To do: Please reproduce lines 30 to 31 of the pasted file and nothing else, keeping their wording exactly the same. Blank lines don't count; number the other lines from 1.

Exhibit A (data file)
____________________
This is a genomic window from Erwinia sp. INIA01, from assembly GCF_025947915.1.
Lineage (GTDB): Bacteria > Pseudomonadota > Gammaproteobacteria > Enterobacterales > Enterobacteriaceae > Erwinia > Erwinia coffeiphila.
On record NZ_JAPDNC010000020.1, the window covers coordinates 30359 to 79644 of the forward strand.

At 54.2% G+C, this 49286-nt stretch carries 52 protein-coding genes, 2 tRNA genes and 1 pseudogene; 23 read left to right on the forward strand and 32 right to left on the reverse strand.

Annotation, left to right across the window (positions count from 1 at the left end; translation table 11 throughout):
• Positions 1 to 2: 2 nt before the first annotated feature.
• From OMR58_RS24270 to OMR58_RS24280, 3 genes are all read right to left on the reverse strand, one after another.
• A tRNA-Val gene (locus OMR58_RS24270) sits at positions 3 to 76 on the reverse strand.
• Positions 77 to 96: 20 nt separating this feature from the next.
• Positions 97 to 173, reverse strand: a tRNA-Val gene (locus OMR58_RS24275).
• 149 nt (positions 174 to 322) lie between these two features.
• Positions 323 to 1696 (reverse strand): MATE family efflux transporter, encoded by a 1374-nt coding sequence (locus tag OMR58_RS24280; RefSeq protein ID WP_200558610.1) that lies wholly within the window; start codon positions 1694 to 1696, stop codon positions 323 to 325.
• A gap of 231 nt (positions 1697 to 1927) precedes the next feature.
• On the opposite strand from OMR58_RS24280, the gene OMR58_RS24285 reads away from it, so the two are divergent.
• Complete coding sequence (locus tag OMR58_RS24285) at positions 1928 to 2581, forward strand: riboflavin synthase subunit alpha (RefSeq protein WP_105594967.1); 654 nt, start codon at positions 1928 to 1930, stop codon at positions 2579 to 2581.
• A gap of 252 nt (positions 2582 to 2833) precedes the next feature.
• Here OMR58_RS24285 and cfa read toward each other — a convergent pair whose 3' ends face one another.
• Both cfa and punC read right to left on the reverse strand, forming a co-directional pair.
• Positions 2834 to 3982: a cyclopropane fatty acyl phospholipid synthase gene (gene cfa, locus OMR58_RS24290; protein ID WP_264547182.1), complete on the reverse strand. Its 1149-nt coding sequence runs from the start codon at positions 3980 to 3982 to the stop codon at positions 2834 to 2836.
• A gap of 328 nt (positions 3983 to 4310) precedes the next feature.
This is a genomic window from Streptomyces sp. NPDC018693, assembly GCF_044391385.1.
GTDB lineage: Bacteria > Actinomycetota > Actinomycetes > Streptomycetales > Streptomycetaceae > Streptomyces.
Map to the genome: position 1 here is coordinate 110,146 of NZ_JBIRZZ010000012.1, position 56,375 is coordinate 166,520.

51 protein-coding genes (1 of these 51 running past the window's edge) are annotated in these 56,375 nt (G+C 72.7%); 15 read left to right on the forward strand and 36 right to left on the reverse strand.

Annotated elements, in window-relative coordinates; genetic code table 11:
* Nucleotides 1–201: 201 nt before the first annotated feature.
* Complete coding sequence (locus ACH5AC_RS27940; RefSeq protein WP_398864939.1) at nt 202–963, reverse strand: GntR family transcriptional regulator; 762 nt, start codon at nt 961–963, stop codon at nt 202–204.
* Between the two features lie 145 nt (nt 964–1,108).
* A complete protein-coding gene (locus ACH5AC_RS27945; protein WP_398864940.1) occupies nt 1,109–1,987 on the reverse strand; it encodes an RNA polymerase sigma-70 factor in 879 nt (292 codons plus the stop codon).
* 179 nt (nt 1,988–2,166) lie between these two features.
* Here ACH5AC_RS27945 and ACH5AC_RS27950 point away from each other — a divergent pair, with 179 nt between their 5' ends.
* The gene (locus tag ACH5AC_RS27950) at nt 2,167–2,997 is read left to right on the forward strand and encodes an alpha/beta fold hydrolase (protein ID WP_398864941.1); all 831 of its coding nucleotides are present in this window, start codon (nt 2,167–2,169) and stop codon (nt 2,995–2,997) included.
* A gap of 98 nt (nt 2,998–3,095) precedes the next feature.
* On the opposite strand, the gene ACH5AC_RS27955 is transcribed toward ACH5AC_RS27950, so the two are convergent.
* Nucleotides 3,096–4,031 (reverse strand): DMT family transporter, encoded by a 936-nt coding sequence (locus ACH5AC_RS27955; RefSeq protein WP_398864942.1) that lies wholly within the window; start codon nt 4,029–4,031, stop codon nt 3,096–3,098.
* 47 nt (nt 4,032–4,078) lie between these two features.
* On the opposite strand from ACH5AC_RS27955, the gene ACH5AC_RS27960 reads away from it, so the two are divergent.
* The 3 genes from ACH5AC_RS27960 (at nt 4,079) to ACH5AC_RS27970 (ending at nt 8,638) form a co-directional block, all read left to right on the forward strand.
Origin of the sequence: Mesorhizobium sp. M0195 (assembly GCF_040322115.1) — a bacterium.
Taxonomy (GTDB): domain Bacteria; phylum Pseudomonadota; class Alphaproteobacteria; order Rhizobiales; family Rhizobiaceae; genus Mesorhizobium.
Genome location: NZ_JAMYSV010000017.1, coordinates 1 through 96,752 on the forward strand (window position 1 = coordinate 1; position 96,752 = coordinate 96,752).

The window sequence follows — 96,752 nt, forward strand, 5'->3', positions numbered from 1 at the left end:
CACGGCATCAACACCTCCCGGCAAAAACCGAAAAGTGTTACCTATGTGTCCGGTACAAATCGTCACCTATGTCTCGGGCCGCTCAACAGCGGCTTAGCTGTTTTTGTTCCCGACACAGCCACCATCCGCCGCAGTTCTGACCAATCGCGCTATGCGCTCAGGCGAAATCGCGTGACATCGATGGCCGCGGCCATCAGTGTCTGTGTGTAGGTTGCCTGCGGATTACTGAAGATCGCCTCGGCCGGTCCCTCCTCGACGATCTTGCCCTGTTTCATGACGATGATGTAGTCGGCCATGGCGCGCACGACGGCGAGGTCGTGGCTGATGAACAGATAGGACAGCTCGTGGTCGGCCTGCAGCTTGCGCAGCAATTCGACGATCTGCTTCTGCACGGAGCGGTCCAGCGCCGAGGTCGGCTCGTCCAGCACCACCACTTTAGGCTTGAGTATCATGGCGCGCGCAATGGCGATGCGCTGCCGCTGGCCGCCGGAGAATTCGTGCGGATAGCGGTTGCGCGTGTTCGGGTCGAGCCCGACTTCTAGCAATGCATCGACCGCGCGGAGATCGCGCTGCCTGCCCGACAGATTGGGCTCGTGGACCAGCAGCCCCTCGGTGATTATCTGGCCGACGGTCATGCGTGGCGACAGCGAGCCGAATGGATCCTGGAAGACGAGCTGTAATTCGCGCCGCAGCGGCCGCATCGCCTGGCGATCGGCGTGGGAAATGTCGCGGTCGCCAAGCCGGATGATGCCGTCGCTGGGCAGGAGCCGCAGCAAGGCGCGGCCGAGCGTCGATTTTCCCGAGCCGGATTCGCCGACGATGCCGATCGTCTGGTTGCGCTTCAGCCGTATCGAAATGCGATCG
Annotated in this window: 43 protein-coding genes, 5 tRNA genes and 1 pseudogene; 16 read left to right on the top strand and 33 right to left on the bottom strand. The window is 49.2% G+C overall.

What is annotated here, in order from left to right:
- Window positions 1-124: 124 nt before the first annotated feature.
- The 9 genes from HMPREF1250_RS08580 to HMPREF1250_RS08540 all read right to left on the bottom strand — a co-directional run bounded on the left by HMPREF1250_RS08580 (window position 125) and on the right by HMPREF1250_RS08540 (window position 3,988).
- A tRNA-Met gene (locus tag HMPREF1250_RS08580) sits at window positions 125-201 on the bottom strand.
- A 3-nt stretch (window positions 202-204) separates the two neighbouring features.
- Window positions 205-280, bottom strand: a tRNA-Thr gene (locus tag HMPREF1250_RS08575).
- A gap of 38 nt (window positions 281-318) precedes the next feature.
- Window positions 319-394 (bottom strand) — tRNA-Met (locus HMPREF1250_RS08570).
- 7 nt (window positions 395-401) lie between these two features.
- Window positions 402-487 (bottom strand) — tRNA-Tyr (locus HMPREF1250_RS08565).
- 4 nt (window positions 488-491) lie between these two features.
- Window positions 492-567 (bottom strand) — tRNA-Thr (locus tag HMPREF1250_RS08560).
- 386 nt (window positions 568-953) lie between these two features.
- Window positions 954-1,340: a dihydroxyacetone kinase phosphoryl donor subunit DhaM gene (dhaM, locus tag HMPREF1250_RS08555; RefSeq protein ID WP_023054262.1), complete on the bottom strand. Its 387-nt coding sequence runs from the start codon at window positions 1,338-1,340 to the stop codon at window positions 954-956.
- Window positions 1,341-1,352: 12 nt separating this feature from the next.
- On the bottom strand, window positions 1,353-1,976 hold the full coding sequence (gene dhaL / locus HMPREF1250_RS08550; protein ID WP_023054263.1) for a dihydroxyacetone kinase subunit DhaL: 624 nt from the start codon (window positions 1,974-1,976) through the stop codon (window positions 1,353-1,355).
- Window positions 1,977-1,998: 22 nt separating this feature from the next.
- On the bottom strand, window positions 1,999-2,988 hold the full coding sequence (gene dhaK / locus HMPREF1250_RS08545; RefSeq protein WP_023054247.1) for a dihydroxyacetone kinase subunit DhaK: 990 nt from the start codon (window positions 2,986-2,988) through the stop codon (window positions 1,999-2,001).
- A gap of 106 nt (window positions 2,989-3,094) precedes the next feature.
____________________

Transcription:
* 179 nt (nt 1,988–2,166) lie between these two features.
* Here ACH5AC_RS27945 and ACH5AC_RS27950 point away from each other — a divergent pair, with 179 nt between their 5' ends.